Gaining momentum: Digital Student Data Portability and the Groningen Declaration

Gaining momentum: Digital Student Data Portability and the Groningen Declaration

Digital Student Data Portability (DSDP) has for many years been an important topic at the EAIE. During the 2010 EAIE Conference in Nantes, an EAIE Task Force was established to identify and promote ways to digitise student data in order to further facilitate internationalisation of higher education. Those following the subject, may look at 2013 as a point where developments that have been brewing since 2007 – the year of the first EAIE session with ‘DSDP’ content, in Trondheim, Norway – start to gain momentum.

Here are some highlights of this pioneering journey and an update to a previous blog post on the subject.

From Beijing to San Francisco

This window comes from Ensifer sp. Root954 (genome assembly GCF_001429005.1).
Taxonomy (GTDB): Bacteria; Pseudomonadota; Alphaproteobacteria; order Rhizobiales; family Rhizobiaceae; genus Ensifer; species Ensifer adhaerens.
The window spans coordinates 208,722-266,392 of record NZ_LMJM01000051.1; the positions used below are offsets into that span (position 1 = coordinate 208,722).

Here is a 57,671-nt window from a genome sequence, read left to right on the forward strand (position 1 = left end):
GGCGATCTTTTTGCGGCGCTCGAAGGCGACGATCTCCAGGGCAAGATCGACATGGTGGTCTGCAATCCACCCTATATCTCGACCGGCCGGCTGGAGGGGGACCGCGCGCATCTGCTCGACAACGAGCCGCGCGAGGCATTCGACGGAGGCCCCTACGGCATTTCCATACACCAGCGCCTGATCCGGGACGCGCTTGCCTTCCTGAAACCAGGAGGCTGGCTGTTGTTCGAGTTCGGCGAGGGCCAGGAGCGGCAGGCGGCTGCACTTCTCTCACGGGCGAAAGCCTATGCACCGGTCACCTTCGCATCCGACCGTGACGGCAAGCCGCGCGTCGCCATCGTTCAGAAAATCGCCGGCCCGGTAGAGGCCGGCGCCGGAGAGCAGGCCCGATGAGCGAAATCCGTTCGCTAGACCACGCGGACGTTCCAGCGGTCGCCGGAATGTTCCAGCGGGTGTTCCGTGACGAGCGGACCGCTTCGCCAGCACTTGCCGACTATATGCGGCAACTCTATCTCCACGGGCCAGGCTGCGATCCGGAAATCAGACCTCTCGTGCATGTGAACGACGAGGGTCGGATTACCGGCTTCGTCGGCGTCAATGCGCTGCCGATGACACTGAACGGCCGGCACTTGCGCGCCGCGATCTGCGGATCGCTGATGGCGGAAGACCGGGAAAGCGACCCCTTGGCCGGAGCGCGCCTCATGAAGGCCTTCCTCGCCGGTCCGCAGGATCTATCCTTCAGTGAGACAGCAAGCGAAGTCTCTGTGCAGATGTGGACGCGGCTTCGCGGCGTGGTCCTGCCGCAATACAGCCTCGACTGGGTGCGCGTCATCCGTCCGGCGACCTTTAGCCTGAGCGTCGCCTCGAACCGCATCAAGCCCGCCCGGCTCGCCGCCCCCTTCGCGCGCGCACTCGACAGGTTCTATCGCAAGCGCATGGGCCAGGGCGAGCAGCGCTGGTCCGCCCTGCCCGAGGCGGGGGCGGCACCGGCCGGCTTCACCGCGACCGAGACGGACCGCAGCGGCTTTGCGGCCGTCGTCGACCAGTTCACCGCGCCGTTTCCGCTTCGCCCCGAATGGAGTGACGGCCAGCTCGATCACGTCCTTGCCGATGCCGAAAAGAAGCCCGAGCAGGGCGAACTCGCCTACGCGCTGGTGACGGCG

Two very successful meetings took place last April in Beijing and in San Francisco, bringing student data portability to the agenda and minds of international educators around the globe. In Beijing, China’s Higher Education Student Information and Career Center (CHESICC) hosted the second annual seminar of (national) central digital student data depositories worldwide, following the founding seminar, known as the Groningen Declaration seminar, in April 2012, in Groningen. The seminar aimed at expanding the number of signatories to the Groningen Declaration worldwide and starting a number of pilots to demonstrate the feasibility and viability of global digital student data portability. And that is exactly what happened: five organizations, all in a (semi-)official capacity, signed the Declaration on 9 April 2013: Australia (VETASSESS), France (AMUE), Italy (CINECA), Mexico (SEP-RODAC) and Romania (UEFISCDI – RMU). This brought the total number of signatories in Beijing to 16, including 5 central student data administration systems from EU member state.